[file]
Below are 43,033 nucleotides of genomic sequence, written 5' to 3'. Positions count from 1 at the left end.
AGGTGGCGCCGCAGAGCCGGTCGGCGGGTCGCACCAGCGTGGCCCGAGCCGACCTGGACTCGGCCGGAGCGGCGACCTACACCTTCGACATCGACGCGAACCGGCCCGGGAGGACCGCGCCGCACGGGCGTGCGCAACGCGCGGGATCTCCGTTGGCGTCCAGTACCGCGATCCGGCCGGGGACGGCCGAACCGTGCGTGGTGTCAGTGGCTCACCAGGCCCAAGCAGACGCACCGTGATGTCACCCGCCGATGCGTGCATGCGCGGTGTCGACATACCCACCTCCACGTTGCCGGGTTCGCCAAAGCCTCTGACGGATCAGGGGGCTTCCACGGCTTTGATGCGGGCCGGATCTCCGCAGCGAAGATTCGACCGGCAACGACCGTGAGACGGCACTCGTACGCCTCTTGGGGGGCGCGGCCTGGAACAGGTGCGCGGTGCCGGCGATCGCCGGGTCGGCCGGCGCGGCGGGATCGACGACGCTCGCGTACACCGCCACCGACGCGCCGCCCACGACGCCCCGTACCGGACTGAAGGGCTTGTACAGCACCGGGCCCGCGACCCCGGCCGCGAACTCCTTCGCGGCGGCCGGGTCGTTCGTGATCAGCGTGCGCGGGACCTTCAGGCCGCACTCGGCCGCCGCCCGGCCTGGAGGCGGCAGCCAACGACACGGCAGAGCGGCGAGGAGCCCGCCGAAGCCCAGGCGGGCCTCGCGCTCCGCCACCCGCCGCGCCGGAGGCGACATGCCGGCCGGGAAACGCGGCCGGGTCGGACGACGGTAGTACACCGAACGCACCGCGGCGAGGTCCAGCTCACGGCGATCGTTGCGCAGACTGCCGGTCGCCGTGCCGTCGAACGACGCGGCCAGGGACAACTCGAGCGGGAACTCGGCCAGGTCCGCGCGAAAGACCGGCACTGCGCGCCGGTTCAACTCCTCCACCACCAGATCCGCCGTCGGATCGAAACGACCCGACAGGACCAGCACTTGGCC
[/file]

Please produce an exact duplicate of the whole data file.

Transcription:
Below are 43,033 nucleotides of genomic sequence, written 5' to 3'. Positions count from 1 at the left end.
AGGTGGCGCCGCAGAGCCGGTCGGCGGGTCGCACCAGCGTGGCCCGAGCCGACCTGGACTCGGCCGGAGCGGCGACCTACACCTTCGACATCGACGCGAACCGGCCCGGGAGGACCGCGCCGCACGGGCGTGCGCAACGCGCGGGATCTCCGTTGGCGTCCAGTACCGCGATCCGGCCGGGGACGGCCGAACCGTGCGTGGTGTCAGTGGCTCACCAGGCCCAAGCAGACGCACCGTGATGTCACCCGCCGATGCGTGCATGCGCGGTGTCGACATACCCACCTCCACGTTGCCGGGTTCGCCAAAGCCTCTGACGGATCAGGGGGCTTCCACGGCTTTGATGCGGGCCGGATCTCCGCAGCGAAGATTCGACCGGCAACGACCGTGAGACGGCACTCGTACGCCTCTTGGGGGGCGCGGCCTGGAACAGGTGCGCGGTGCCGGCGATCGCCGGGTCGGCCGGCGCGGCGGGATCGACGACGCTCGCGTACACCGCCACCGACGCGCCGCCCACGACGCCCCGTACCGGACTGAAGGGCTTGTACAGCACCGGGCCCGCGACCCCGGCCGCGAACTCCTTCGCGGCGGCCGGGTCGTTCGTGATCAGCGTGCGCGGGACCTTCAGGCCGCACTCGGCCGCCGCCCGGCCTGGAGGCGGCAGCCAACGACACGGCAGAGCGGCGAGGAGCCCGCCGAAGCCCAGGCGGGCCTCGCGCTCCGCCACCCGCCGCGCCGGAGGCGACATGCCGGCCGGGAAACGCGGCCGGGTCGGACGACGGTAGTACACCGAACGCACCGCGGCGAGGTCCAGCTCACGGCGATCGTTGCGCAGACTGCCGGTCGCCGTGCCGTCGAACGACGCGGCCAGGGACAACTCGAGCGGGAACTCGGCCAGGTCCGCGCGAAAGACCGGCACTGCGCGCCGGTTCAACTCCTCCACCACCAGATCCGCCGTCGGATCGAAACGACCCGACAGGACCAGCACTTGGCC